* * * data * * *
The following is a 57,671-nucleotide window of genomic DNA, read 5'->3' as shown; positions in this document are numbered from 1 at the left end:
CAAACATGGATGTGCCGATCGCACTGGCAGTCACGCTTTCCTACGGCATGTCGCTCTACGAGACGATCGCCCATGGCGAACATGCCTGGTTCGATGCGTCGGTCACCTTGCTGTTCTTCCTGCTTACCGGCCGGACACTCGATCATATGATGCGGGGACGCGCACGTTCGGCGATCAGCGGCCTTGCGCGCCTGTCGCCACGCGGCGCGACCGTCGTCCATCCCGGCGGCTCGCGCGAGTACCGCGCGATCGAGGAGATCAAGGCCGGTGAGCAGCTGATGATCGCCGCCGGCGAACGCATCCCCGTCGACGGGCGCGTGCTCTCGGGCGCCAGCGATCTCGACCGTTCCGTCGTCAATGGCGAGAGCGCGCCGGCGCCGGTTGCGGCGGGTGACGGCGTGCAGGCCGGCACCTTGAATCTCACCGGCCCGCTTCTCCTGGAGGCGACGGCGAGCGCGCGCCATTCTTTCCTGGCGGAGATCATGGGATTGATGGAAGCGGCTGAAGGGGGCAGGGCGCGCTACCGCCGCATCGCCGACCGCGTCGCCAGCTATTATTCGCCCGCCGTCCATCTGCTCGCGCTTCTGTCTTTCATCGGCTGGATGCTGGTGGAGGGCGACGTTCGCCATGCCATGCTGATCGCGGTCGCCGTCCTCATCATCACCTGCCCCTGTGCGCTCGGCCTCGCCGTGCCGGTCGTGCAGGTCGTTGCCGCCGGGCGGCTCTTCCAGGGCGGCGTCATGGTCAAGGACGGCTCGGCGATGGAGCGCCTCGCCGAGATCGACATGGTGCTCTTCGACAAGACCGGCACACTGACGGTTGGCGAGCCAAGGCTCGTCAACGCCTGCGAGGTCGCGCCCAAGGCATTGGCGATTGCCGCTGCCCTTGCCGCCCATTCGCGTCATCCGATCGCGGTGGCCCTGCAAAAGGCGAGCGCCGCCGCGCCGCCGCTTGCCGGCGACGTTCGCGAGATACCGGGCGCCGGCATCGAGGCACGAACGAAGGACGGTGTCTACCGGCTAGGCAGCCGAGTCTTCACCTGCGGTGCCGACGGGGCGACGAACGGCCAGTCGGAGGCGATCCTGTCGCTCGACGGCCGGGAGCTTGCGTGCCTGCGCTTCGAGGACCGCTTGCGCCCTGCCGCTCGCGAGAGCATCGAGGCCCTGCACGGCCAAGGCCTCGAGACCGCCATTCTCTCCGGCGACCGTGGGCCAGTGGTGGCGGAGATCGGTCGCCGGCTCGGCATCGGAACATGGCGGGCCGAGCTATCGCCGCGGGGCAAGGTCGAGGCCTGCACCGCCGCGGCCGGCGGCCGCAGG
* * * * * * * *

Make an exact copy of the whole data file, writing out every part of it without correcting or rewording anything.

The following is a 57,671-nucleotide window of genomic DNA, read 5'->3' as shown; positions in this document are numbered from 1 at the left end:
CAAACATGGATGTGCCGATCGCACTGGCAGTCACGCTTTCCTACGGCATGTCGCTCTACGAGACGATCGCCCATGGCGAACATGCCTGGTTCGATGCGTCGGTCACCTTGCTGTTCTTCCTGCTTACCGGCCGGACACTCGATCATATGATGCGGGGACGCGCACGTTCGGCGATCAGCGGCCTTGCGCGCCTGTCGCCACGCGGCGCGACCGTCGTCCATCCCGGCGGCTCGCGCGAGTACCGCGCGATCGAGGAGATCAAGGCCGGTGAGCAGCTGATGATCGCCGCCGGCGAACGCATCCCCGTCGACGGGCGCGTGCTCTCGGGCGCCAGCGATCTCGACCGTTCCGTCGTCAATGGCGAGAGCGCGCCGGCGCCGGTTGCGGCGGGTGACGGCGTGCAGGCCGGCACCTTGAATCTCACCGGCCCGCTTCTCCTGGAGGCGACGGCGAGCGCGCGCCATTCTTTCCTGGCGGAGATCATGGGATTGATGGAAGCGGCTGAAGGGGGCAGGGCGCGCTACCGCCGCATCGCCGACCGCGTCGCCAGCTATTATTCGCCCGCCGTCCATCTGCTCGCGCTTCTGTCTTTCATCGGCTGGATGCTGGTGGAGGGCGACGTTCGCCATGCCATGCTGATCGCGGTCGCCGTCCTCATCATCACCTGCCCCTGTGCGCTCGGCCTCGCCGTGCCGGTCGTGCAGGTCGTTGCCGCCGGGCGGCTCTTCCAGGGCGGCGTCATGGTCAAGGACGGCTCGGCGATGGAGCGCCTCGCCGAGATCGACATGGTGCTCTTCGACAAGACCGGCACACTGACGGTTGGCGAGCCAAGGCTCGTCAACGCCTGCGAGGTCGCGCCCAAGGCATTGGCGATTGCCGCTGCCCTTGCCGCCCATTCGCGTCATCCGATCGCGGTGGCCCTGCAAAAGGCGAGCGCCGCCGCGCCGCCGCTTGCCGGCGACGTTCGCGAGATACCGGGCGCCGGCATCGAGGCACGAACGAAGGACGGTGTCTACCGGCTAGGCAGCCGAGTCTTCACCTGCGGTGCCGACGGGGCGACGAACGGCCAGTCGGAGGCGATCCTGTCGCTCGACGGCCGGGAGCTTGCGTGCCTGCGCTTCGAGGACCGCTTGCGCCCTGCCGCTCGCGAGAGCATCGAGGCCCTGCACGGCCAAGGCCTCGAGACCGCCATTCTCTCCGGCGACCGTGGGCCAGTGGTGGCGGAGATCGGTCGCCGGCTCGGCATCGGAACATGGCGGGCCGAGCTATCGCCGCGGGGCAAGGTCGAGGCCTGCACCGCCGCGGCCGGCGGCCGCAGG